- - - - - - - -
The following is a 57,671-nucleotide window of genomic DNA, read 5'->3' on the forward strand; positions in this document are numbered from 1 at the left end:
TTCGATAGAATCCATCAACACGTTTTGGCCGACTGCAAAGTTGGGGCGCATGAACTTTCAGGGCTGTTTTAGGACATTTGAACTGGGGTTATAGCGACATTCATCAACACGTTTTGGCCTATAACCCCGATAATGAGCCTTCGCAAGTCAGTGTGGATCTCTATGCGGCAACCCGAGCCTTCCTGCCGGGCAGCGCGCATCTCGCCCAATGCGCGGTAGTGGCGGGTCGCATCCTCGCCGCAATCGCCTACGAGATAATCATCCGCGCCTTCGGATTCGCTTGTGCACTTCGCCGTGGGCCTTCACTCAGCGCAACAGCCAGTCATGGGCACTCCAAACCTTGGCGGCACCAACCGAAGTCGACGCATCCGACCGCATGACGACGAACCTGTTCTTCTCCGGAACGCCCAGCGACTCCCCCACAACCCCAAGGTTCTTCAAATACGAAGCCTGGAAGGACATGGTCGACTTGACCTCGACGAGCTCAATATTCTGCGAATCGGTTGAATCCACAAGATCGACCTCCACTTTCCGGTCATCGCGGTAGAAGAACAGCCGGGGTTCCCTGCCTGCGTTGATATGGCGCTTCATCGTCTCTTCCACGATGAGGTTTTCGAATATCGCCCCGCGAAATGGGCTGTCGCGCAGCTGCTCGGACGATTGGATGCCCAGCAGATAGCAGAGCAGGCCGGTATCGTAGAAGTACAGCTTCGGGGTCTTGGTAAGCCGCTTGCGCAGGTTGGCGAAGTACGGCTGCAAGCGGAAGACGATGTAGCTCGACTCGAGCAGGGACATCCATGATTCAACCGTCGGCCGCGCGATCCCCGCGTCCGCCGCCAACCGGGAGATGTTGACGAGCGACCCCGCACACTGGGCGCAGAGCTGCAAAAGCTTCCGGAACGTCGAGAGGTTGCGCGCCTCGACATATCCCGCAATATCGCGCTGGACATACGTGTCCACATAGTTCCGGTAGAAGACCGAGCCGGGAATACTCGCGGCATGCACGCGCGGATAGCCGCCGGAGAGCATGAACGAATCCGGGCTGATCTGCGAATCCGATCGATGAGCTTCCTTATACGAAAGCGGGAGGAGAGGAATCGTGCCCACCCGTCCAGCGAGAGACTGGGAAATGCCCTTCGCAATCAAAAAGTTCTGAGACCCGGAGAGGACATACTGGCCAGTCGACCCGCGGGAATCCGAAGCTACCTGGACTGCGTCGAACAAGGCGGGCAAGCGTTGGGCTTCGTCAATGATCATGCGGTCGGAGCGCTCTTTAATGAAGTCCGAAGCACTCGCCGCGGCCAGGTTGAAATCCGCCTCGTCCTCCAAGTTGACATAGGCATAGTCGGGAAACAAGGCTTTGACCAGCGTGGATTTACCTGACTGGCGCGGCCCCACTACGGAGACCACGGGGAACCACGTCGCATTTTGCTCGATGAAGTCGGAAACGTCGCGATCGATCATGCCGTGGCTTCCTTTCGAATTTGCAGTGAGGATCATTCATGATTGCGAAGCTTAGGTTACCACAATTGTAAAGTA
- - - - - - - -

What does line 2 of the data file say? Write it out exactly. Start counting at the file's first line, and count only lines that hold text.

TTCGATAGAATCCATCAACACGTTTTGGCCGACTGCAAAGTTGGGGCGCATGAACTTTCAGGGCTGTTTTAGGACATTTGAACTGGGGTTATAGCGACATTCATCAACACGTTTTGGCCTATAACCCCGATAATGAGCCTTCGCAAGTCAGTGTGGATCTCTATGCGGCAACCCGAGCCTTCCTGCCGGGCAGCGCGCATCTCGCCCAATGCGCGGTAGTGGCGGGTCGCATCCTCGCCGCAATCGCCTACGAGATAATCATCCGCGCCTTCGGATTCGCTTGTGCACTTCGCCGTGGGCCTTCACTCAGCGCAACAGCCAGTCATGGGCACTCCAAACCTTGGCGGCACCAACCGAAGTCGACGCATCCGACCGCATGACGACGAACCTGTTCTTCTCCGGAACGCCCAGCGACTCCCCCACAACCCCAAGGTTCTTCAAATACGAAGCCTGGAAGGACATGGTCGACTTGACCTCGACGAGCTCAATATTCTGCGAATCGGTTGAATCCACAAGATCGACCTCCACTTTCCGGTCATCGCGGTAGAAGAACAGCCGGGGTTCCCTGCCTGCGTTGATATGGCGCTTCATCGTCTCTTCCACGATGAGGTTTTCGAATATCGCCCCGCGAAATGGGCTGTCGCGCAGCTGCTCGGACGATTGGATGCCCAGCAGATAGCAGAGCAGGCCGGTATCGTAGAAGTACAGCTTCGGGGTCTTGGTAAGCCGCTTGCGCAGGTTGGCGAAGTACGGCTGCAAGCGGAAGACGATGTAGCTCGACTCGAGCAGGGACATCCATGATTCAACCGTCGGCCGCGCGATCCCCGCGTCCGCCGCCAACCGGGAGATGTTGACGAGCGACCCCGCACACTGGGCGCAGAGCTGCAAAAGCTTCCGGAACGTCGAGAGGTTGCGCGCCTCGACATATCCCGCAATATCGCGCTGGACATACGTGTCCACATAGTTCCGGTAGAAGACCGAGCCGGGAATACTCGCGGCATGCACGCGCGGATAGCCGCCGGAGAGCATGAACGAATCCGGGCTGATCTGCGAATCCGATCGATGAGCTTCCTTATACGAAAGCGGGAGGAGAGGAATCGTGCCCACCCGTCCAGCGAGAGACTGGGAAATGCCCTTCGCAATCAAAAAGTTCTGAGACCCGGAGAGGACATACTGGCCAGTCGACCCGCGGGAATCCGAAGCTACCTGGACTGCGTCGAACAAGGCGGGCAAGCGTTGGGCTTCGTCAATGATCATGCGGTCGGAGCGCTCTTTAATGAAGTCCGAAGCACTCGCCGCGGCCAGGTTGAAATCCGCCTCGTCCTCCAAGTTGACATAGGCATAGTCGGGAAACAAGGCTTTGACCAGCGTGGATTTACCTGACTGGCGCGGCCCCACTACGGAGACCACGGGGAACCACGTCGCATTTTGCTCGATGAAGTCGGAAACGTCGCGATCGATCATGCCGTGGCTTCCTTTCGAATTTGCAGTGAGGATCATTCATGATTGCGAAGCTTAGGTTACCACAATTGTAAAGTA